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Can You Forgive Her? (Everyman's Library Classics) [Hardcover]

Anthony Trollope
4.6 out of 5 stars  See all reviews (24 customer reviews)
Price: 12.99 & FREE Delivery in the UK. Details
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Book Description

20 Oct 1994 Everyman's Library Classics
Published in 1864, CAN YOU FORGIVE HER? was the first volume in what turned out to be the Palliser sequence of six political novels, serialized on television some years ago. It is in this book that we first meet Plantagenet Palliser, later to become Duke of Omnium, but the forces of attention concerns two women and their lovers: Lady Glencora and Alice Vavasour. Trollope wonderfully contrasts their private dramas with the public excitements of politics in a book which has all the breadth and scope of the best nineteenth-century epics.

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Can You Forgive Her? (Everyman's Library Classics) + Phineas Finn (Everyman's Library) + The Eustace Diamonds (Everyman's Library Classics)
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Product details

  • Hardcover: 448 pages
  • Publisher: Everyman; New edition edition (20 Oct 1994)
  • Language: English
  • ISBN-10: 185715195X
  • ISBN-13: 978-1857151954
  • Product Dimensions: 13.9 x 21.3 cm
  • Average Customer Review: 4.6 out of 5 stars  See all reviews (24 customer reviews)
  • Amazon Bestsellers Rank: 573,617 in Books (See Top 100 in Books)

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Product Description


"Anthony Trollope knew more about women than any other novelist of his time" (Joanna Trollope)

"He is not a soothing writer at all, in fact he's rather subversive. Nobody gets away with anything in Trollope" (Victoria Glendinning)

"Trollope is wonderful, a major novelist, a joy... particularly admire his empathy with his characters, and the way in which he describes women...unique among male novelists, better even than Henry James, in his ability to enter the lives of women characters, and women on their own" (P.D. James)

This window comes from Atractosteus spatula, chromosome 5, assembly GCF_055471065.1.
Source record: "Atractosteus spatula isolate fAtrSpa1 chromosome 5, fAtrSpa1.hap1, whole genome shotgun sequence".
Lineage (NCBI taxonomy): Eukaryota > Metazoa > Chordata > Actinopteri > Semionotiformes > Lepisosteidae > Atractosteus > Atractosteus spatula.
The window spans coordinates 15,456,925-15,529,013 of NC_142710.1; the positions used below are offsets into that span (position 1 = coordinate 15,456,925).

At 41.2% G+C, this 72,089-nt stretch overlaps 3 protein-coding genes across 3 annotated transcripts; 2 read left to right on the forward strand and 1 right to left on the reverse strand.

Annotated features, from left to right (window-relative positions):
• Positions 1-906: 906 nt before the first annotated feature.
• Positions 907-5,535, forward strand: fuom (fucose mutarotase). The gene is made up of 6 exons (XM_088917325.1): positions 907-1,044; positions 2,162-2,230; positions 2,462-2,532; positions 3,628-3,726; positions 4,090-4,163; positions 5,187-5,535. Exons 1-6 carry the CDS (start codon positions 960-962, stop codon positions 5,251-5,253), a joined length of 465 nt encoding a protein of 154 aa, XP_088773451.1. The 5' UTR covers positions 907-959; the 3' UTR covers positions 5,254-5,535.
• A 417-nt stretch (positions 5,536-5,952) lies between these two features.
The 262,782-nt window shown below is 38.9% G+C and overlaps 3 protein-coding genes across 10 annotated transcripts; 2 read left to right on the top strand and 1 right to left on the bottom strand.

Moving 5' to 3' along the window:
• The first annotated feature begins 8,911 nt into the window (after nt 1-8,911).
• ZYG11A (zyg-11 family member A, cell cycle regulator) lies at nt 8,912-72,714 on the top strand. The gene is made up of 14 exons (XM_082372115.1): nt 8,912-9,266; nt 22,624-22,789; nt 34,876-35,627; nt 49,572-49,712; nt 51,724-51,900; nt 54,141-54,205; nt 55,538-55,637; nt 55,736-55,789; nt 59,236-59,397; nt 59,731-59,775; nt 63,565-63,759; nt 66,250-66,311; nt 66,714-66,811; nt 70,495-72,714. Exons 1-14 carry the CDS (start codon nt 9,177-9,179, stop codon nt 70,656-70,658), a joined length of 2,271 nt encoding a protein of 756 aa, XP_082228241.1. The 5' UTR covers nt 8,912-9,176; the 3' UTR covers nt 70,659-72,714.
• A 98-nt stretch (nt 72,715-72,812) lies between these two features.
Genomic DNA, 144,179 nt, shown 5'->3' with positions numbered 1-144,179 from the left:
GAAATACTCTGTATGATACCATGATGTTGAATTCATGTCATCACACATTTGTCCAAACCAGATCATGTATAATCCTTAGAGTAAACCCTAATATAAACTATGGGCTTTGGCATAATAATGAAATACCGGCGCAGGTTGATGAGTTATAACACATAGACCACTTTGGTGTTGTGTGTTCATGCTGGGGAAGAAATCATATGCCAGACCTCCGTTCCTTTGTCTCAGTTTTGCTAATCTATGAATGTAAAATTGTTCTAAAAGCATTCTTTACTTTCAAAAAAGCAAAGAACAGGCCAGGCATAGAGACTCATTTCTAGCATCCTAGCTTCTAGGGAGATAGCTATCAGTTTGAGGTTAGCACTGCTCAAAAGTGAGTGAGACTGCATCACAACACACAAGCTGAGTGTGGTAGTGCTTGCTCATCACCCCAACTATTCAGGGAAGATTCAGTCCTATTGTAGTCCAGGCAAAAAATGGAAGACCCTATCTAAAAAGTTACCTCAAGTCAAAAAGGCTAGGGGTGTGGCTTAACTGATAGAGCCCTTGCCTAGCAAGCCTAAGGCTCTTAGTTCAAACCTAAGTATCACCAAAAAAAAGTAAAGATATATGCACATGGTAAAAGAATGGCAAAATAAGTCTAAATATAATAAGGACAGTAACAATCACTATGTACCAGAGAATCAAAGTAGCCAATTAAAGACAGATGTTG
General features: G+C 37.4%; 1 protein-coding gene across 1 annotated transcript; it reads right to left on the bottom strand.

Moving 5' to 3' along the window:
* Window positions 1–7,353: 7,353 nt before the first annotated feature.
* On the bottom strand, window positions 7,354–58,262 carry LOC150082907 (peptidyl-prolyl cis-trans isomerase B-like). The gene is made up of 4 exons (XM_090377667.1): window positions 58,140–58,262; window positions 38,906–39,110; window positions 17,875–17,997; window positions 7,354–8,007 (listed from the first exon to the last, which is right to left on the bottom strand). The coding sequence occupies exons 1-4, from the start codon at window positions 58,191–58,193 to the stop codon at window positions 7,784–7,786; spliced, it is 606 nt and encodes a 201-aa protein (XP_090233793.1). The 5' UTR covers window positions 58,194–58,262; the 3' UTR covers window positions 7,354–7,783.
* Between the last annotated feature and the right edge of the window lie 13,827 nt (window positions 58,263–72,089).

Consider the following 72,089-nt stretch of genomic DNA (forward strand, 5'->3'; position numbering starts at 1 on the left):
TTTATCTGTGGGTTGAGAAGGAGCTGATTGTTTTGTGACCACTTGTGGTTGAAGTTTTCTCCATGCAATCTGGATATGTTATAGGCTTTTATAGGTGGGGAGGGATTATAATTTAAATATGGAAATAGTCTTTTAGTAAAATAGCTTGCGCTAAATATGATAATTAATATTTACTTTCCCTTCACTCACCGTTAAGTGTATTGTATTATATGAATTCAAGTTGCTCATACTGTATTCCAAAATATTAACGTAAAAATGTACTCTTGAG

"Pithy and pungent, almost like Jane Austen" (Amanda Craig) --This text refers to the Paperback edition.

Book Description

With sympathy and care, Trollope observes the romances of two controversial heroines in the first of his Palliser novels --This text refers to the Paperback edition.

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First Sentence
Whether or no, she, whom you are to forgive, if you can, did or did not belong to the Upper Ten Thousand of this our English world, I am not prepared to say with any strength of affirmation. Read the first page
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Customer Reviews

Most Helpful Customer Reviews
22 of 22 people found the following review helpful
4.0 out of 5 stars Complex characters 9 Jan 2006
As one reviewer below has mentioned, this book does indeed take a while to grab your attention. For me it took at least 300 pages to really get going but once it did there was no putting it down.
Trollope's great trick is to get you to care about people you only half like and partially approve of. He very skillfully shifts your sympathies around from one character to another until by the end of the book you percieve them all fully rounded, with faults and virtues equally. You can even manage a small corner of sympathy for the most clearly 'bad' character in the book George Vavasor.
The other great thing about Trollope is his enormous understanding of women, their social position and the choices they face. What would he make of women today?
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15 of 15 people found the following review helpful
5.0 out of 5 stars Passionate, wise and surprisingly entertaining 23 Jan 2007